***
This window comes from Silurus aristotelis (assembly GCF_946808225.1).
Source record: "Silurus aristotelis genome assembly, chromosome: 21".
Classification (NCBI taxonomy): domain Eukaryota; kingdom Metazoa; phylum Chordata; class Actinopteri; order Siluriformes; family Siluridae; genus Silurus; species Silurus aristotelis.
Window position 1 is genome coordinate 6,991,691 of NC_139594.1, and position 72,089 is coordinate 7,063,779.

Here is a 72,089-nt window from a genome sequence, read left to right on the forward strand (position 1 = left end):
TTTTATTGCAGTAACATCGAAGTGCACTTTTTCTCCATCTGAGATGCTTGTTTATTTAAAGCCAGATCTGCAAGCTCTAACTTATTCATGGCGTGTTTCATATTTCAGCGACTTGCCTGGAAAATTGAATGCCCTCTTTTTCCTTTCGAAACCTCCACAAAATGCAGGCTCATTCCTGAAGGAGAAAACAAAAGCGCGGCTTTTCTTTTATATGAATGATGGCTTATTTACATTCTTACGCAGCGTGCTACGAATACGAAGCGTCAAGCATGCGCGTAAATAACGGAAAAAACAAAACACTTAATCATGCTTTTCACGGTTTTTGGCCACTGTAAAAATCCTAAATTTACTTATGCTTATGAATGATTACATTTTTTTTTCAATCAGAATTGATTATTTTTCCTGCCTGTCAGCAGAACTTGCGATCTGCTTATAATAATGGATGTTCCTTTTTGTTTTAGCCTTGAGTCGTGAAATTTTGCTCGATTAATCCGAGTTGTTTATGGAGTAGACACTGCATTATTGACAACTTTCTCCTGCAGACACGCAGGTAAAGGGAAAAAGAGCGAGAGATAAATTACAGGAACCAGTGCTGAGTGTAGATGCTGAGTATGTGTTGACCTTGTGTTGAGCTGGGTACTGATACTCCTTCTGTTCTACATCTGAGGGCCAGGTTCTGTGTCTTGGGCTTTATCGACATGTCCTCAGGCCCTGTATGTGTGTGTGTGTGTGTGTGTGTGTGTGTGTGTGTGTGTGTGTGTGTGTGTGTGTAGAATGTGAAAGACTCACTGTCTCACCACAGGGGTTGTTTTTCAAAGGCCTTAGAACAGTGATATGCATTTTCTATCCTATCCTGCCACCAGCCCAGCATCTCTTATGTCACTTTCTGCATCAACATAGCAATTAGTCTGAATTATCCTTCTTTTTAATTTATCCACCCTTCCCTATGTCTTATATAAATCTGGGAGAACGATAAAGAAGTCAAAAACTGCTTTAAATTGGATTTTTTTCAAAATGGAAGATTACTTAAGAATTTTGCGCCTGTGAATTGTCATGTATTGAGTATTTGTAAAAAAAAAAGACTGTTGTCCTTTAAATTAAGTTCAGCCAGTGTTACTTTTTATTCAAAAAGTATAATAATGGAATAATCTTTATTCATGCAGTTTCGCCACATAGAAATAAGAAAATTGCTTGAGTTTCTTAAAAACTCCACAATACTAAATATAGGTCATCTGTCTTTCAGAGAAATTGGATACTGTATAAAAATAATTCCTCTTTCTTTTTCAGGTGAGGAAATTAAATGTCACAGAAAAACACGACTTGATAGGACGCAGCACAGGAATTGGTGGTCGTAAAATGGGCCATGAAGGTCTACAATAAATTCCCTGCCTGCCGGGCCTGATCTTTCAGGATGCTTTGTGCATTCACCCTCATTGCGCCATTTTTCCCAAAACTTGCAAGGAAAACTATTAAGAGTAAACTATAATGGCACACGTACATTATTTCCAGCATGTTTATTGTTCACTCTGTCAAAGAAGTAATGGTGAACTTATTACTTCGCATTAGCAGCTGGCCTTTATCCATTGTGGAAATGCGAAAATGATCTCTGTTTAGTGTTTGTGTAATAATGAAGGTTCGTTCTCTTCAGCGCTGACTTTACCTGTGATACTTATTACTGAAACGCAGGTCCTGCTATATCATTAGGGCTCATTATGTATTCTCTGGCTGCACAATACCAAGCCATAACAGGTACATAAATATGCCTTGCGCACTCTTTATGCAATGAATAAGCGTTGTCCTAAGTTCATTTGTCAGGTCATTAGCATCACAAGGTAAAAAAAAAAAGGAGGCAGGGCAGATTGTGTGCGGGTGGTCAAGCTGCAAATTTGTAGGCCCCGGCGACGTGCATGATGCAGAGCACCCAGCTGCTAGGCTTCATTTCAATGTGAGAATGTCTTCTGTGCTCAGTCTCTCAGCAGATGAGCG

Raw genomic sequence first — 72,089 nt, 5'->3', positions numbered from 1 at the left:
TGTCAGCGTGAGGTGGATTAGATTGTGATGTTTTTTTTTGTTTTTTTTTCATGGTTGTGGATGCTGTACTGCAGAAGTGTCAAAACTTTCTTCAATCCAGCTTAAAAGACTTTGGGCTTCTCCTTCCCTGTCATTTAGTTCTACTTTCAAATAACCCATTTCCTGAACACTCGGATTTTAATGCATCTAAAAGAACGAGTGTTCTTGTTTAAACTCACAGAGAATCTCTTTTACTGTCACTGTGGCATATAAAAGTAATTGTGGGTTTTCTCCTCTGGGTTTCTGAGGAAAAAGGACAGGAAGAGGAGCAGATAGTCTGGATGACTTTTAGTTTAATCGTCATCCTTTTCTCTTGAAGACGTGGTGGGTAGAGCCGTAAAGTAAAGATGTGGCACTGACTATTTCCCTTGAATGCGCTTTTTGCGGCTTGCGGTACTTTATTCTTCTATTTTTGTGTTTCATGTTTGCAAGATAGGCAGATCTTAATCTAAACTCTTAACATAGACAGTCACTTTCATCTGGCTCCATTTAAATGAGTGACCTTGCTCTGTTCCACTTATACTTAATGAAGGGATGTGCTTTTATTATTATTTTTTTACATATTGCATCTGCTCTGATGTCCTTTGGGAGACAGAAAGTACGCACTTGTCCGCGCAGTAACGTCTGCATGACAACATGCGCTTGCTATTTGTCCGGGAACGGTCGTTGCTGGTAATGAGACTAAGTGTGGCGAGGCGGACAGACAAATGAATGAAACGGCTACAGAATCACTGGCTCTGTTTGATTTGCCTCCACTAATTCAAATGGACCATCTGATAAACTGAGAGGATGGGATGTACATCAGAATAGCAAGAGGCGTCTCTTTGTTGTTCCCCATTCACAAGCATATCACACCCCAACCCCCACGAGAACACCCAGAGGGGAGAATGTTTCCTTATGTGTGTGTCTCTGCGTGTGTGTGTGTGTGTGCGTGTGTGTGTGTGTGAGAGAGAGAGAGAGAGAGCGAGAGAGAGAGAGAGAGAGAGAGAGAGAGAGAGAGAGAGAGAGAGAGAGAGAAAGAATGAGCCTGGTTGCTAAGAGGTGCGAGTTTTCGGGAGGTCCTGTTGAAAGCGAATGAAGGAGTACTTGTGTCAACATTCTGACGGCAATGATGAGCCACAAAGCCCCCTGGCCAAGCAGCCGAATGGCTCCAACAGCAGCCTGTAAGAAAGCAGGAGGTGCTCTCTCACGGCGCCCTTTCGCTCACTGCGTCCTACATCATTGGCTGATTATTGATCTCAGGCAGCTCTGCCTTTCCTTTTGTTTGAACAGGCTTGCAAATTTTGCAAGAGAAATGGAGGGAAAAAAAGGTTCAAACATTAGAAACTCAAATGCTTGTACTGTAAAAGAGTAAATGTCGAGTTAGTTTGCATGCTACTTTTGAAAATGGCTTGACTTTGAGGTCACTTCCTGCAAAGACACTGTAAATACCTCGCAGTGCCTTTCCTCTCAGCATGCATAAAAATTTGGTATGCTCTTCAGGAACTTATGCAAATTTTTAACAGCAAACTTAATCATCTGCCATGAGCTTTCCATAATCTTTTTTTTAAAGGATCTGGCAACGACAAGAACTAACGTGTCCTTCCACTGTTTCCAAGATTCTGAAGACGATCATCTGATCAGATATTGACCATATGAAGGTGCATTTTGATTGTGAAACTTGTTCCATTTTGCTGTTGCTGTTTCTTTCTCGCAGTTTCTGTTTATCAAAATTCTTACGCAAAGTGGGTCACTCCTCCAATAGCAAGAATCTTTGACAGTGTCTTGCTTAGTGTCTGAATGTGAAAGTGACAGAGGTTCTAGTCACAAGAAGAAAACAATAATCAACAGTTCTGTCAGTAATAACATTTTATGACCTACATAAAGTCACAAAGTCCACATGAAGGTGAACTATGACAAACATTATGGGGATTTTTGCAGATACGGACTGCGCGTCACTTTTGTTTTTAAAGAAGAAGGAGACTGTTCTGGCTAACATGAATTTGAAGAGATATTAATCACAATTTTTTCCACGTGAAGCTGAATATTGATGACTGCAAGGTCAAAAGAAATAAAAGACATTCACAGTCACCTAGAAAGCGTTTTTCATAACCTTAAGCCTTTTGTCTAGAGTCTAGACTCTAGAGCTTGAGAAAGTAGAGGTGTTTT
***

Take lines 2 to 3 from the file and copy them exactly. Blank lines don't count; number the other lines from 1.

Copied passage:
Source record: "Silurus aristotelis genome assembly, chromosome: 21".
Classification (NCBI taxonomy): domain Eukaryota; kingdom Metazoa; phylum Chordata; class Actinopteri; order Siluriformes; family Siluridae; genus Silurus; species Silurus aristotelis.